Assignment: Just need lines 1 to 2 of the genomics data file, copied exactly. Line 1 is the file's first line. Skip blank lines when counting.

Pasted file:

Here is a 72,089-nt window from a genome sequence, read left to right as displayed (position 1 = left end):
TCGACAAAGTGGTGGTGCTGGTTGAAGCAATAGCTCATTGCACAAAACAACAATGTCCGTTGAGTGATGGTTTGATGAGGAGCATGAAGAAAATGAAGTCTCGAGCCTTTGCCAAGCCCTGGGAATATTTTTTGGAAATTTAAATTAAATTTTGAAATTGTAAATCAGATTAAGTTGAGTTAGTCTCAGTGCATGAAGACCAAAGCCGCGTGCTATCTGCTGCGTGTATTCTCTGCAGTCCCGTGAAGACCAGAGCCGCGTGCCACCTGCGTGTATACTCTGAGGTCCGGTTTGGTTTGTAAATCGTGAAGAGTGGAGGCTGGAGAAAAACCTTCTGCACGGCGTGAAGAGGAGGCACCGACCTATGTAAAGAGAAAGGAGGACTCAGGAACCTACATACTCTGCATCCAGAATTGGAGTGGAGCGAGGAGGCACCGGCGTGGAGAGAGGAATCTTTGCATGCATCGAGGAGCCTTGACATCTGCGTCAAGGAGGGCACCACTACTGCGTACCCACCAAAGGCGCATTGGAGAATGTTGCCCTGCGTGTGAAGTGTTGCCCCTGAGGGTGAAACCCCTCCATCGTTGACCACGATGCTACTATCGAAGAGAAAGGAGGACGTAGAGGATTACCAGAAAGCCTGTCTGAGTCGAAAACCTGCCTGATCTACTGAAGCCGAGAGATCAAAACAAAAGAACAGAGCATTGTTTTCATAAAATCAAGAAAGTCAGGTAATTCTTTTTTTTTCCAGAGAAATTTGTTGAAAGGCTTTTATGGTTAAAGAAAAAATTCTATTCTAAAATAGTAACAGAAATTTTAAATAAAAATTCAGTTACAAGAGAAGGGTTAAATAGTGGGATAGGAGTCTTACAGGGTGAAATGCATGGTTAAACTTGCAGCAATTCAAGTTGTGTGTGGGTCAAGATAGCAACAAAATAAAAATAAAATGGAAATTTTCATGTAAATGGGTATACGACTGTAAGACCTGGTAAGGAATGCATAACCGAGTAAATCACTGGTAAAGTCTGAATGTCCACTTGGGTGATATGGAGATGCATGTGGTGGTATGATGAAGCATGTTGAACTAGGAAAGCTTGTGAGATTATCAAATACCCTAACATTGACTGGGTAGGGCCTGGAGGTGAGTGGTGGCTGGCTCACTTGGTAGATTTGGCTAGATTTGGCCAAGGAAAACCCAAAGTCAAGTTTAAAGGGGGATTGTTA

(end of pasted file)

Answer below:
Here is a 72,089-nt window from a genome sequence, read left to right as displayed (position 1 = left end):
TCGACAAAGTGGTGGTGCTGGTTGAAGCAATAGCTCATTGCACAAAACAACAATGTCCGTTGAGTGATGGTTTGATGAGGAGCATGAAGAAAATGAAGTCTCGAGCCTTTGCCAAGCCCTGGGAATATTTTTTGGAAATTTAAATTAAATTTTGAAATTGTAAATCAGATTAAGTTGAGTTAGTCTCAGTGCATGAAGACCAAAGCCGCGTGCTATCTGCTGCGTGTATTCTCTGCAGTCCCGTGAAGACCAGAGCCGCGTGCCACCTGCGTGTATACTCTGAGGTCCGGTTTGGTTTGTAAATCGTGAAGAGTGGAGGCTGGAGAAAAACCTTCTGCACGGCGTGAAGAGGAGGCACCGACCTATGTAAAGAGAAAGGAGGACTCAGGAACCTACATACTCTGCATCCAGAATTGGAGTGGAGCGAGGAGGCACCGGCGTGGAGAGAGGAATCTTTGCATGCATCGAGGAGCCTTGACATCTGCGTCAAGGAGGGCACCACTACTGCGTACCCACCAAAGGCGCATTGGAGAATGTTGCCCTGCGTGTGAAGTGTTGCCCCTGAGGGTGAAACCCCTCCATCGTTGACCACGATGCTACTATCGAAGAGAAAGGAGGACGTAGAGGATTACCAGAAAGCCTGTCTGAGTCGAAAACCTGCCTGATCTACTGAAGCCGAGAGATCAAAACAAAAGAACAGAGCATTGTTTTCATAAAATCAAGAAAGTCAGGTAATTCTTTTTTTTTCCAGAGAAATTTGTTGAAAGGCTTTTATGGTTAAAGAAAAAATTCTATTCTAAAATAGTAACAGAAATTTTAAATAAAAATTCAGTTACAAGAGAAGGGTTAAATAGTGGGATAGGAGTCTTACAGGGTGAAATGCATGGTTAAACTTGCAGCAATTCAAGTTGTGTGTGGGTCAAGATAGCAACAAAATAAAAATAAAATGGAAATTTTCATGTAAATGGGTATACGACTGTAAGACCTGGTAAGGAATGCATAACCGAGTAAATCACTGGTAAAGTCTGAATGTCCACTTGGGTGATATGGAGATGCATGTGGTGGTATGATGAAGCATGTTGAACTAGGAAAGCTTGTGAGATTATCAAATACCCTAACATTGACTGGGTAGGGCCTGGAGGTGAGTGGTGGCTGGCTCACTTGGTAGATTTGGCTAGATTTGGCCAAGGAAAACCCAAAGTCAAGTTTAAAGGGGGATTGTTA